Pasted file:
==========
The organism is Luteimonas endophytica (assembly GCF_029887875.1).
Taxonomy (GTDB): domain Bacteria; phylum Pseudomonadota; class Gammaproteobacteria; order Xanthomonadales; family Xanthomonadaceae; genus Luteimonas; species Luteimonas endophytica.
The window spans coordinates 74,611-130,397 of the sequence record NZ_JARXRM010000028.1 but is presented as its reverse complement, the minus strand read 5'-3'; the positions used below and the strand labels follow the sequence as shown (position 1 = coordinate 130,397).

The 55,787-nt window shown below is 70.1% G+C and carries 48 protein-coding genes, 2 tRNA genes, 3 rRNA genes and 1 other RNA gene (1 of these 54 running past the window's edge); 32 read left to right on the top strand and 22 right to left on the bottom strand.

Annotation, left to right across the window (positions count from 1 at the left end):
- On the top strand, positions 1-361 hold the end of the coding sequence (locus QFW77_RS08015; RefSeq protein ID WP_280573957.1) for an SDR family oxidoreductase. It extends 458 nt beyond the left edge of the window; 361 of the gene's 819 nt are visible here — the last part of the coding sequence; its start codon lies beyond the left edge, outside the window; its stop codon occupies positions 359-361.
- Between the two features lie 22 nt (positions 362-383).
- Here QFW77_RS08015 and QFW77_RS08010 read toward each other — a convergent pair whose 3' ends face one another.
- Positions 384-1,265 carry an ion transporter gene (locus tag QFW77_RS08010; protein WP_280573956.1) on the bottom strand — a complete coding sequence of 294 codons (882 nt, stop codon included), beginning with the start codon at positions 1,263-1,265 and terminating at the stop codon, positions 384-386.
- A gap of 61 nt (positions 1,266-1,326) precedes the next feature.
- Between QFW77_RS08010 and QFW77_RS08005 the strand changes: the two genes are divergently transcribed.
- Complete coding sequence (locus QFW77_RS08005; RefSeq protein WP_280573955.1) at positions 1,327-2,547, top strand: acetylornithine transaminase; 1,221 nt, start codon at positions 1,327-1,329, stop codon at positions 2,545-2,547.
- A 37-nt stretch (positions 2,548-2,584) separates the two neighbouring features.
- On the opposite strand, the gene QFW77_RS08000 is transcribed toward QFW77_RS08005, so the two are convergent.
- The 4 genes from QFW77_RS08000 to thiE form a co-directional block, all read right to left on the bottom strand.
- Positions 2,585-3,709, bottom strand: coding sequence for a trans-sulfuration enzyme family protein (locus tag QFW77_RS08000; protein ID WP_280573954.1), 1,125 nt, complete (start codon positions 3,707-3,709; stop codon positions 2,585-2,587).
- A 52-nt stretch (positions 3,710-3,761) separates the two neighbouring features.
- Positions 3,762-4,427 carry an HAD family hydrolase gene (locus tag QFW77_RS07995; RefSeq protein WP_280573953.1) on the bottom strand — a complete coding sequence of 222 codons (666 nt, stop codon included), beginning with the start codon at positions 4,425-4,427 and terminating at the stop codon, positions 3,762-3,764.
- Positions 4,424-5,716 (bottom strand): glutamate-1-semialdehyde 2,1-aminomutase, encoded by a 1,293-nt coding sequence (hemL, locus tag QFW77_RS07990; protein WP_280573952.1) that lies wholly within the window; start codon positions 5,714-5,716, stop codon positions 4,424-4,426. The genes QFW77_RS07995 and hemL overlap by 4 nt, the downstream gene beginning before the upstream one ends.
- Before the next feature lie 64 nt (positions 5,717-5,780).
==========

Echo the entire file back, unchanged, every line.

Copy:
The organism is Luteimonas endophytica (assembly GCF_029887875.1).
Taxonomy (GTDB): domain Bacteria; phylum Pseudomonadota; class Gammaproteobacteria; order Xanthomonadales; family Xanthomonadaceae; genus Luteimonas; species Luteimonas endophytica.
The window spans coordinates 74,611-130,397 of the sequence record NZ_JARXRM010000028.1 but is presented as its reverse complement, the minus strand read 5'-3'; the positions used below and the strand labels follow the sequence as shown (position 1 = coordinate 130,397).

The 55,787-nt window shown below is 70.1% G+C and carries 48 protein-coding genes, 2 tRNA genes, 3 rRNA genes and 1 other RNA gene (1 of these 54 running past the window's edge); 32 read left to right on the top strand and 22 right to left on the bottom strand.

Annotation, left to right across the window (positions count from 1 at the left end):
- On the top strand, positions 1-361 hold the end of the coding sequence (locus QFW77_RS08015; RefSeq protein ID WP_280573957.1) for an SDR family oxidoreductase. It extends 458 nt beyond the left edge of the window; 361 of the gene's 819 nt are visible here — the last part of the coding sequence; its start codon lies beyond the left edge, outside the window; its stop codon occupies positions 359-361.
- Between the two features lie 22 nt (positions 362-383).
- Here QFW77_RS08015 and QFW77_RS08010 read toward each other — a convergent pair whose 3' ends face one another.
- Positions 384-1,265 carry an ion transporter gene (locus tag QFW77_RS08010; protein WP_280573956.1) on the bottom strand — a complete coding sequence of 294 codons (882 nt, stop codon included), beginning with the start codon at positions 1,263-1,265 and terminating at the stop codon, positions 384-386.
- A gap of 61 nt (positions 1,266-1,326) precedes the next feature.
- Between QFW77_RS08010 and QFW77_RS08005 the strand changes: the two genes are divergently transcribed.
- Complete coding sequence (locus QFW77_RS08005; RefSeq protein WP_280573955.1) at positions 1,327-2,547, top strand: acetylornithine transaminase; 1,221 nt, start codon at positions 1,327-1,329, stop codon at positions 2,545-2,547.
- A 37-nt stretch (positions 2,548-2,584) separates the two neighbouring features.
- On the opposite strand, the gene QFW77_RS08000 is transcribed toward QFW77_RS08005, so the two are convergent.
- The 4 genes from QFW77_RS08000 to thiE form a co-directional block, all read right to left on the bottom strand.
- Positions 2,585-3,709, bottom strand: coding sequence for a trans-sulfuration enzyme family protein (locus tag QFW77_RS08000; protein ID WP_280573954.1), 1,125 nt, complete (start codon positions 3,707-3,709; stop codon positions 2,585-2,587).
- A 52-nt stretch (positions 3,710-3,761) separates the two neighbouring features.
- Positions 3,762-4,427 carry an HAD family hydrolase gene (locus tag QFW77_RS07995; RefSeq protein WP_280573953.1) on the bottom strand — a complete coding sequence of 222 codons (666 nt, stop codon included), beginning with the start codon at positions 4,425-4,427 and terminating at the stop codon, positions 3,762-3,764.
- Positions 4,424-5,716 (bottom strand): glutamate-1-semialdehyde 2,1-aminomutase, encoded by a 1,293-nt coding sequence (hemL, locus tag QFW77_RS07990; protein WP_280573952.1) that lies wholly within the window; start codon positions 5,714-5,716, stop codon positions 4,424-4,426. The genes QFW77_RS07995 and hemL overlap by 4 nt, the downstream gene beginning before the upstream one ends.
- Before the next feature lie 64 nt (positions 5,717-5,780).